This one will probably be just as long as its predecessor. But as you can image this is just as big of a beastie if not bigger than the other. But that’s alright. Considering this is Cinderella we are talking about. She is supposed to be the belle of the ball. And rightly so.
As you can tell by now after having finished this piece I needed to hype myself up about this. Not because of how it looks, it’s positively gorgeous so far, but because of the sheer amount of time I have spent on this one costume. Longer than any other gown. I have reached the one-month one-week mark and I have just now finished the petticoats. And I have 20 days to go before con. With two other costumes that need to be made. This is going to be a long month. But the only thing left of this piece is the blog post, which is what I am getting at now.
This one petticoat ate more fabric than I thought possible. I have used roughly 170-ish yards total by the end of this. Hell, the top layer bottom tier had a little over 200 yards of strips in it. Which took me 4 hours, 4 minutes, and 16 seconds to hem. I know. I created a stopwatch of the process. That was just the outer layer bottom hem. I had to go to the store three separate times and to another town the last two because I purchased all the organza available in white, blue, purple, green, and even pink in my local store. It was outrageous. And time consuming. But enough of that, onto what you are actually here about. The process.
The gown started out with the drafting process as always. And if you have seen my Yvaine posts this process will look very similar to the making of that gown. (Yvaine will be the next set of posts, I figured by now that series would be up, but I was delayed in posting due to this ball gown.) I started out with six measuring tapes total. Then attached one at each of the following: center back, side, center front, side front, and two between center back and side. Place them with the 0 at the ground. Just touching the ground. The high number should be at the waist. From here you want to see how far up the petticoat you want the ruffles to start. I went with the third hoop down from the top. With that in mind the ruffle section would have to be 40 inches in length.
For this patterning I grabbed see through plastic. When you purchase whole bolts of fabric at Joanns they give you a large plastic bag for it. At this time and type of process you will need to be able to see through it. Which fabric just does not let you do. Using the bag with the bottom cut off and one side cut open I pinned it to the waist from the top, smoothed out the bottom edge as best as I could, and made markings on each tape at 40. This allows me to connect the lines later on when I am putting the pattern to paper.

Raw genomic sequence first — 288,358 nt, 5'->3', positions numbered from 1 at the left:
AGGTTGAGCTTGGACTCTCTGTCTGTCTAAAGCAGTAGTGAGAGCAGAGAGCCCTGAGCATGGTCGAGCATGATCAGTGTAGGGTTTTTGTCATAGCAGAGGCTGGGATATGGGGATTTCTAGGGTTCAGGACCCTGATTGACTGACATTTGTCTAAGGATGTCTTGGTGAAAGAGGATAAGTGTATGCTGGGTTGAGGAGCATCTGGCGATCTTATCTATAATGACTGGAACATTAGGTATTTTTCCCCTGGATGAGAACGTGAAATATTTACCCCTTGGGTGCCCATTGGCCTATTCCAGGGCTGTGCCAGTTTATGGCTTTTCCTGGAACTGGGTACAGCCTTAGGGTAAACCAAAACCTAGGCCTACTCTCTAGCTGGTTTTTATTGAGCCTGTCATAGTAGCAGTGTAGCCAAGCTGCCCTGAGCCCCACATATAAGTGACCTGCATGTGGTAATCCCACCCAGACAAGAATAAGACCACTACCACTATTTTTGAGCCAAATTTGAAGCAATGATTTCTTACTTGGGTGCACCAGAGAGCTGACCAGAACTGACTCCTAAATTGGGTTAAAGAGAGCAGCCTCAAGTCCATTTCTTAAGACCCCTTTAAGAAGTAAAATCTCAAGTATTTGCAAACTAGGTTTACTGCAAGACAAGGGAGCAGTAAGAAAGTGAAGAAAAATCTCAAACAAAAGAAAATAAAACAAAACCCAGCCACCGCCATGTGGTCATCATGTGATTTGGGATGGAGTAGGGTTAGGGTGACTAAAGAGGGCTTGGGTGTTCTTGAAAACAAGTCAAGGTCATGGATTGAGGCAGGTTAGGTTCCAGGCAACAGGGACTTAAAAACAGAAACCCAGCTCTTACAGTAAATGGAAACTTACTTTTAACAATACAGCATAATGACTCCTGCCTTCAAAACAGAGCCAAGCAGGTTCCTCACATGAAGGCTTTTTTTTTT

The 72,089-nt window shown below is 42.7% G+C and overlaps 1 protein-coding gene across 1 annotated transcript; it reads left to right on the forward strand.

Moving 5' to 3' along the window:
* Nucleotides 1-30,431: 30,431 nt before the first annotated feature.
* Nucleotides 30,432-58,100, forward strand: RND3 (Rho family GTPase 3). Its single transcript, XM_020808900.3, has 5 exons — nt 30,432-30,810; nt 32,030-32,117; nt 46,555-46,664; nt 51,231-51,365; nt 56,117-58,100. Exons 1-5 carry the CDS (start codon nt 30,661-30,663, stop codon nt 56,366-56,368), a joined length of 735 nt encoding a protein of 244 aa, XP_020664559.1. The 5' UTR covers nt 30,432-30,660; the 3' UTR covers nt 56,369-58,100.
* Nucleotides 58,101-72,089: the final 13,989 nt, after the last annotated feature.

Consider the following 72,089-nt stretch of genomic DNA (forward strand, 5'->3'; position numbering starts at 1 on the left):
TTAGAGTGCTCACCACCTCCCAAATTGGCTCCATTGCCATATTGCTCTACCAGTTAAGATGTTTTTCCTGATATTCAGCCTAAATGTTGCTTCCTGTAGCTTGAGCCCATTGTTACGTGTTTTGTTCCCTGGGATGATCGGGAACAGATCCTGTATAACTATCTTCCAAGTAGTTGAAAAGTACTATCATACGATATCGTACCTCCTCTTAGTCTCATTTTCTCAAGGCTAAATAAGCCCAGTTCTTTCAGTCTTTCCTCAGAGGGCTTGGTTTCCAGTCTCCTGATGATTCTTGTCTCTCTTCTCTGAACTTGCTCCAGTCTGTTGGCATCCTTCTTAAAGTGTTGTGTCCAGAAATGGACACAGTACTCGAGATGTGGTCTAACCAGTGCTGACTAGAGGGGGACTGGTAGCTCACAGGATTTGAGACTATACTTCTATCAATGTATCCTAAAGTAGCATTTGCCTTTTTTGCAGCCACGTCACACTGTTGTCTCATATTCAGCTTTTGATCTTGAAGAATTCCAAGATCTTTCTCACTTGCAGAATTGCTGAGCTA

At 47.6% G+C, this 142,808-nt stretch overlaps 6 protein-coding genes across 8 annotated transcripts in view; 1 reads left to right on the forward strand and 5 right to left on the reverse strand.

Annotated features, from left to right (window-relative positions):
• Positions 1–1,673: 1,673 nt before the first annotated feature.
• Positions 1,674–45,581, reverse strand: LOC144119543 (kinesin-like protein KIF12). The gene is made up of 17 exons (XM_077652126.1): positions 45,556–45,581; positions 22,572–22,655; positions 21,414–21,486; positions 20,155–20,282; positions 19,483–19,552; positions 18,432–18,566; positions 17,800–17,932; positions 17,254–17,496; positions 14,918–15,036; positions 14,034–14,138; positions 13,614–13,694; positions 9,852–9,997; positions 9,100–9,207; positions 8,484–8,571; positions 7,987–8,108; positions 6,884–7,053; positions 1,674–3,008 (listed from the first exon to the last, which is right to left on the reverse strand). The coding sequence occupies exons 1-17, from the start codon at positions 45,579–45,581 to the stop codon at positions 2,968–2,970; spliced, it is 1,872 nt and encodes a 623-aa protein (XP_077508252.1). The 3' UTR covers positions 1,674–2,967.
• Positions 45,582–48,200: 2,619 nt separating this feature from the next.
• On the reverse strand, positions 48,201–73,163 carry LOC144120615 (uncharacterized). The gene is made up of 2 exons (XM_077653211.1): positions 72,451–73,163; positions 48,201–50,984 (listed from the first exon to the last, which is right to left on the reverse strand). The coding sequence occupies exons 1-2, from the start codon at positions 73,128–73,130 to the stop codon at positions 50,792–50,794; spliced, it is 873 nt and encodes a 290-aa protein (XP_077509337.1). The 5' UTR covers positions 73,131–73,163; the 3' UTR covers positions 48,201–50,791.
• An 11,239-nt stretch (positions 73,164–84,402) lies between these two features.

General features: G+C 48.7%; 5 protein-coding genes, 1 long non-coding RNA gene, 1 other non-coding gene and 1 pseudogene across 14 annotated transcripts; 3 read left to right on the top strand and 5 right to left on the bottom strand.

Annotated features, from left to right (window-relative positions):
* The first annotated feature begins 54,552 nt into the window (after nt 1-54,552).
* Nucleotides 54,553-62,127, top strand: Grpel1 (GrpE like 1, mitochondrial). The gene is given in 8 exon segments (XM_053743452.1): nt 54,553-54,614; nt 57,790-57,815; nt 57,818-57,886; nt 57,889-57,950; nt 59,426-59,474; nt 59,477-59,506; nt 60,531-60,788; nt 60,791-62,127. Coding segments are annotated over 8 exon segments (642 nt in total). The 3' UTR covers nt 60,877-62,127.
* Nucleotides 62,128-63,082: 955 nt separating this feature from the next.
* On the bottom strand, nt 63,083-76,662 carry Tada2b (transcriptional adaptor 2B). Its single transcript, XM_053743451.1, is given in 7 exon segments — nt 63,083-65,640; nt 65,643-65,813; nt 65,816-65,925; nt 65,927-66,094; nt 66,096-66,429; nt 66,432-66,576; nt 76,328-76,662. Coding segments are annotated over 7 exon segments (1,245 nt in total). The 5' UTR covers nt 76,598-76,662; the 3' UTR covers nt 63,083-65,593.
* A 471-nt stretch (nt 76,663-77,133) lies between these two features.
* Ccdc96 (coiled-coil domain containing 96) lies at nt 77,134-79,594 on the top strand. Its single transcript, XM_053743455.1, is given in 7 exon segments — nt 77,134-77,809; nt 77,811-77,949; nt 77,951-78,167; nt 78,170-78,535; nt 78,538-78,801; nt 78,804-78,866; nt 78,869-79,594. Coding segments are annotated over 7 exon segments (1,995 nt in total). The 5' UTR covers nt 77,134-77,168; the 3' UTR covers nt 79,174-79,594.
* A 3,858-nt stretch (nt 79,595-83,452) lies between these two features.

This shows the exact same thing. But with an organza remnant instead of the plastic.
Then transfer the markings once you cut out to the pattern paper and mark out seam allowances. Cut this out of the sturdy organza. I don’t know the exact name for it. Bought it at an estate kind of sale. Where all the fabric bolts were 5 dollars apiece. I bought a lot that day. This fabric looks like a cross between organza and chiffon. The look of chiffon, but feel of organza. It came with 22 yards on the bolt. After they were sewn together, one edge was sewn as a French seam, while the other was sewn under. All edges were overlocked, just to stop the edges from fraying.
The following step involves some very easy math. You need to decide on how long you want to make the lower ruffle edge to be. From here just minus that from number you decided on before. My lower edge will be 11 inches, technically twelve inches with a seam allowances. So the middle tier will have to be 29 inches, or 30 inches with seam allowances. I cut out enough to make two layers of this one. The process for this is fairy repetitive. And it does get a little boring. But the outcome is worth it.
You are going to want to put on a good show, preferably a streaming show, one where you don’t have to keep removing the disks and putting new ones in. This is going to be a very long process. And it spanned days.
These are the fabrics I had on hand for this petticoat, not pictured are the extra fabric I have purchased. All of these are organza or various content and they all have more than one piece.
Start with the 29 inch sections, there is no real math to this process, there will be if you hand gather the ruffles. But with the ruffle foot I don’t know how much fabric it will use for each section. So I make sure to cut off what I think will be enough of the organza. Sometimes it isn’t enough and I will need to cut more. Other times it is too much and I end up putting the spare bits in a bag labeled ruffles. These will be used at a later date on this project or another project. We shall see at the end. When each of these are sewn together you are going to want to overlock the edges. Then topstitch the seam down, I use a decorative topstitch because I find them pretty.